Mitigating Work Zone Safety and Mobility Challenges through Intelligent Transportation Systems: Case Studies
The primary objective of this report was to document several case studies of work zone ITS used to mitigate safety and mobility issues at work zones. Commercial off-the-shelf (COTS) systems were used and tailored designs developed to leverage ITS in work zones. The following lessons were drawn from project information presented in the source document.
Work Zone Traffic Mobility Monitoring in Salt Lake City, Utah.
The purpose of this project was to install Bluetooth technology on the Bangerter Highway (SH-154) in Salt Lake City and examine the potential benefits of a performance-based contracting method used to assure work zone traffic mobility was maintained during the construction of three intersections and one grade separated interchange. Concerned about travel times and construction induced delays, a performance-based contract specification was developed to potentially assign liquidated damages to the construction contractor if traffic conditions degraded below agreed to levels as a result of contractor performance.
The Utah DOT (UDOT) used Bluetooth to monitor work zone traffic conditions and contractor performance. Once calibrated, the Bluetooth system worked as intended, however, UDOT and the contractor had challenges reaching consensus on the exact number of Bluetooth matches required to accurately estimate travel times between specific locations over given time periods. Ultimately, a value of five Bluetooth matches per 15 minute time period was accepted as the minimum.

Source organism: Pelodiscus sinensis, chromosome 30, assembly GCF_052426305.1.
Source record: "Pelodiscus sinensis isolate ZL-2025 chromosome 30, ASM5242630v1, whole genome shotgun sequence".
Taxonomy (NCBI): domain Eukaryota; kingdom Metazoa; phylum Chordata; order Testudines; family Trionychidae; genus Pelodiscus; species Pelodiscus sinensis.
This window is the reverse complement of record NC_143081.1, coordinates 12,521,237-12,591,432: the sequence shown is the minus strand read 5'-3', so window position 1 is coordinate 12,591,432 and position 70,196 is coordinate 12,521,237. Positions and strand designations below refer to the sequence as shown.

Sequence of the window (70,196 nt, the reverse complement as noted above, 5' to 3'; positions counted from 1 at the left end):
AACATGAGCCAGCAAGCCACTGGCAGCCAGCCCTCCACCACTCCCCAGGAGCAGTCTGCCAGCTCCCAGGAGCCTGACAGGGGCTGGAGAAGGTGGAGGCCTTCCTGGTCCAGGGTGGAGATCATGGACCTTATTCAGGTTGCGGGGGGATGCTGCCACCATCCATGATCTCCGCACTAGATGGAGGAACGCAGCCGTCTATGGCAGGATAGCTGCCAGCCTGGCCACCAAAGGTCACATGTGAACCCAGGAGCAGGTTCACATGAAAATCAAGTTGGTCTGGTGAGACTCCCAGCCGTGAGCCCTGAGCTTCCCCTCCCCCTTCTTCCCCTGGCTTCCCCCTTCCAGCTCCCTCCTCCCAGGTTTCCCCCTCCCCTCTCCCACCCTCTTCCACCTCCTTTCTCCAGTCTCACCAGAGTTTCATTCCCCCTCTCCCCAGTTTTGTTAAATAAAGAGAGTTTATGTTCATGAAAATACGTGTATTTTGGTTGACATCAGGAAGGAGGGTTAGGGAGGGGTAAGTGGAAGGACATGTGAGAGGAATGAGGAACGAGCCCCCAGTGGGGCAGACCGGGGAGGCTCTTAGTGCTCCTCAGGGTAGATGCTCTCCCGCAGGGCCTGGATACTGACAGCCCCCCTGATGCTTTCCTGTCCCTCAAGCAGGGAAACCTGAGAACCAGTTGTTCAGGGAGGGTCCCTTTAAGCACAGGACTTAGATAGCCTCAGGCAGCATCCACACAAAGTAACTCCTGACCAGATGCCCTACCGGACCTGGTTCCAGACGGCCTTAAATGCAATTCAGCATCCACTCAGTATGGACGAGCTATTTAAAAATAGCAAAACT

Results from field testing indicated the warning system enabled UDOT and the contractor to become aware of operational problems much sooner than would have been possible otherwise. Operators used the system in conjunction with existing camera assets to quickly confirm incidents and dispatch response personnel. The system also gave contractors more confidence to request relaxation of lane closure restrictions as needed to accommodate more work. The UDOT identified the following lessons.
- Ensure that traffic monitoring levels match project needs. For this project UDOT and the contractor monitored 48 different movements. However, only a few key movements were of primary interest. Traffic mobility may have been monitored with less data analysis work.
- Allow adequate time to calibrate Bluetooth readers to maximize accuracy and reliability. It took approximately two weeks for UDOT and the contractor to calibrate the system. It was important to identify intersections or locations near businesses where vehicles may sit for extended periods. In these areas it was important to account for device processing time to limit potential for multiple counts of the same vehicle.
- Expect a significant simulation modeling effort to determine performance threshold levels. Agencies may need to monitor conditions continuously during peak and non-peak hours.
- Consider the potential for non-construction related impacts. Agencies will need to differentiate between contractor decisions and behaviors, and other events such as incidents that are unrelated to contractor control.
Overall, UDOT and the contractor agreed that Bluetooth was the best way to monitor delay during this project because the project area had a variety of movements and numerous access points.